Feature Spotlight: Pricing Details

As is the case with most businesses, a lot of the work that goes into our product isn't "visible" change. Over the last couple of months, we've spent a whole lot of time getting the word out about Packershack -- via SEO, building interesting infographics, and even meeting up with hostellers and hostel owners in person. We've also spent a lot of time reworking our backend due to upgrades and integration of 3rd party software, and to improve performance.

But our goal is to be the best hostel metasearch/comparision site out there. And while we believe we already fit that bill, we decided it was high time to add something new: to improve the site in a visible way, making it an even more indespensible tool for hostel booking. So we asked ourselves: what is the biggest remaining pain point in hostel booking, and how can we fix it?

In the previous version of the site, we showed, for every hostel, the lowest price available from all vendors. And don't worry -- if price is your primary concern, that's still the first thing you'll see.

But the lowest price may not always be what you want -- you may be interested in a female-only dorm, for instance. Or you may find a twelve-person room to be too crowded and prefer a maximum of eight. Or you may be willing to pay a few extra dollars to get that private bathroom. Whatever your preference, it'd be very helpful to be able to see all the room options available for a given hostel, from all of the various hostel-booking sites out there, with the corresponding prices, all in one place. So we made it happen.

Note the "Details" button in the screenshot above. Clicking it will reveal the new Detailed Pricing tab. Here you'll find every kind of room offered by the hostel.

But it gets even better. When two vendors offer the same type of room for different prices, we only show you the best deal. So there's no clutter, just the info you want to see.

If you're curious, you can always take a peek by clicking "Show worse options," but soon you'll forget that weeding through all that information was ever part of booking a hostel.

So we're happy to announce that PackerShack now does even more of the trip-booking work for you, leaving you free to enjoy the journey!

Infographic in D3: US Obesity

Yet another d3.js infographic just for you! A couple weeks ago, the American Medical Association declared obesity a disease. There was a torrent of subsequent news coverage, and blog posts revolved around the subject for days. So, I decided why not find myself some data on obesity and do another data visualization even though one might argue that it has nothing to do with travelling. But just for fun, I'll try to tie the two together anyway.

When Jenny and I were travelling in Bangkok, Thailand back in 2008, we went to check out the world famous MBK center (a gigantic shopping mall). Like any other mall, the MBK center had tons of restaurants: you name it, it's probably got it. Among them was the obligatory Burger King, and as we passed by, we noticed it was packed with Western tourists, probably mostly American. Seriously, after travelling all this way to see the world and learn about other cultures, you're eating burgers from Burger King? Are you kidding me? For us, one of the best things about travelling is not necessarily the historical sites, museums or great beaches, it's the food. Invariably, whenever I crack open a new Lonely Planet guide book, I find myself jumping straight to the food section. Perhaps other people are not as into food as I am, or maybe they're just afraid to try something new, but I find it really sad to think someone would travel all the way to Thailand and then seek out a Burger King.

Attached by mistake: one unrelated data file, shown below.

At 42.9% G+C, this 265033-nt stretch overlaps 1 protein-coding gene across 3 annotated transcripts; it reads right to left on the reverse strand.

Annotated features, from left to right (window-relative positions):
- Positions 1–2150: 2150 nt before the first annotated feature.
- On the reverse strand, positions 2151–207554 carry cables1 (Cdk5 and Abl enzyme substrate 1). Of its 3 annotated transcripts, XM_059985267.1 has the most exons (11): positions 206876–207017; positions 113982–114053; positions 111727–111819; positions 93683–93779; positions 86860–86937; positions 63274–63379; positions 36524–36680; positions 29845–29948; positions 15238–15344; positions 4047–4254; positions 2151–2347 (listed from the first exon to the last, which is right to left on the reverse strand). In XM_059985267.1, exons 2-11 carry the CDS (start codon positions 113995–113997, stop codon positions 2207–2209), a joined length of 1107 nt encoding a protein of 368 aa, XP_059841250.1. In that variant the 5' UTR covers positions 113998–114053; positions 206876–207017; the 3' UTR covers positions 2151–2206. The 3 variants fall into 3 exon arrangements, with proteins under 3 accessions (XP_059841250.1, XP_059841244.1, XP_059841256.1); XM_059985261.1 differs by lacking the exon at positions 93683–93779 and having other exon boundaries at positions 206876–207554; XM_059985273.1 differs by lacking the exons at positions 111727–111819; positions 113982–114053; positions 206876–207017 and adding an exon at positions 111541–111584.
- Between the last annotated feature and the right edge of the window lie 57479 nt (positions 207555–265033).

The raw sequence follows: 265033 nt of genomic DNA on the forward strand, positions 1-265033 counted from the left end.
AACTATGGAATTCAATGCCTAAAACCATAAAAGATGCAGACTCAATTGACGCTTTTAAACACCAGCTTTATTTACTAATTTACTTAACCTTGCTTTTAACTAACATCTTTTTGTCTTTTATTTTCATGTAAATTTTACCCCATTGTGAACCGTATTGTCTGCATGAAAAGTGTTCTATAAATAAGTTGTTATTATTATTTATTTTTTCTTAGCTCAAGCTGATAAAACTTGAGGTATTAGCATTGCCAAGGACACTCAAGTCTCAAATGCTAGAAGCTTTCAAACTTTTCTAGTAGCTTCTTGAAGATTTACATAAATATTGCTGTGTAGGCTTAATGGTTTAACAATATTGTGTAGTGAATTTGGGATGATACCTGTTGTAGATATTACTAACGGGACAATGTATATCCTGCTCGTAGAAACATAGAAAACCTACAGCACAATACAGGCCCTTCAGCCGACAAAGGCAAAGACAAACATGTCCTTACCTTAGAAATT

Enough ranting. Click on the image below to check it out.

Bulk URL Removal in Google Webmaster Tools

About a month ago, I finally pulled the trigger to ditch the #! convention and used pushstate instead to allow major search engines to index our ajax content while keeping our urls nice and purrty. Unfortunately, during this endeavor, I messed up utf-8 + url encoding for the urls that contain non-ASCII characters. I have since fixed the bug, but google is still attempting to crawl these badly-encoded URLs.

After poking around Google's webmaster tools a bit, I found that I could tell google to remove an individual url from its cache and index, but I could only do one at a time! Yes, I could've submitted a new robot.txt with those urls blocked, but it would take some time for them to be truely unindexed and I'd also have to keep that list around more or less forever. Some hacking was in order. I decided to write a Chrome browser extension to allow bulk url removals. You can get my extension here: https://github.com/noitcudni/google-webmaster-tools-bulk-url-removal.

To install it:
1) git clone https://github.com/noitcudni/google-webmaster-tools-bulk-url-removal.git
2) Go to chrome://extensions/ and turn on Developer mode.
3) Click on Load unpacked extension and load my extension.

To use it:
1) Create a list of urls to be removed and store them in a file. All urls are separated by \n. I downloaded the entire list of problematic urls from the health error page and wrote a quick script to extract the ones with utf8 errors.
For example:

2) Go to Google's webmaster tools.
3) Click on Optimization -> Remove URLs.
4) You should now see a new drop-down with several removal options, along with a "Choose File" button.
5) Click on the Choose File button.
6) Select the file you created in step 1.
7) Sit back and relax.

Hopefully, you will find this extension useful.

Infographic in D3: US Import and Export Tourism Data

I have always meant to play around with data visualization, and in the past a number of people mentioned the d3 javascript library. After working on PackerShack nonstop for the last few months, I really needed something else to tinker with for a little while. So, why not give d3 a try! And that's what I did.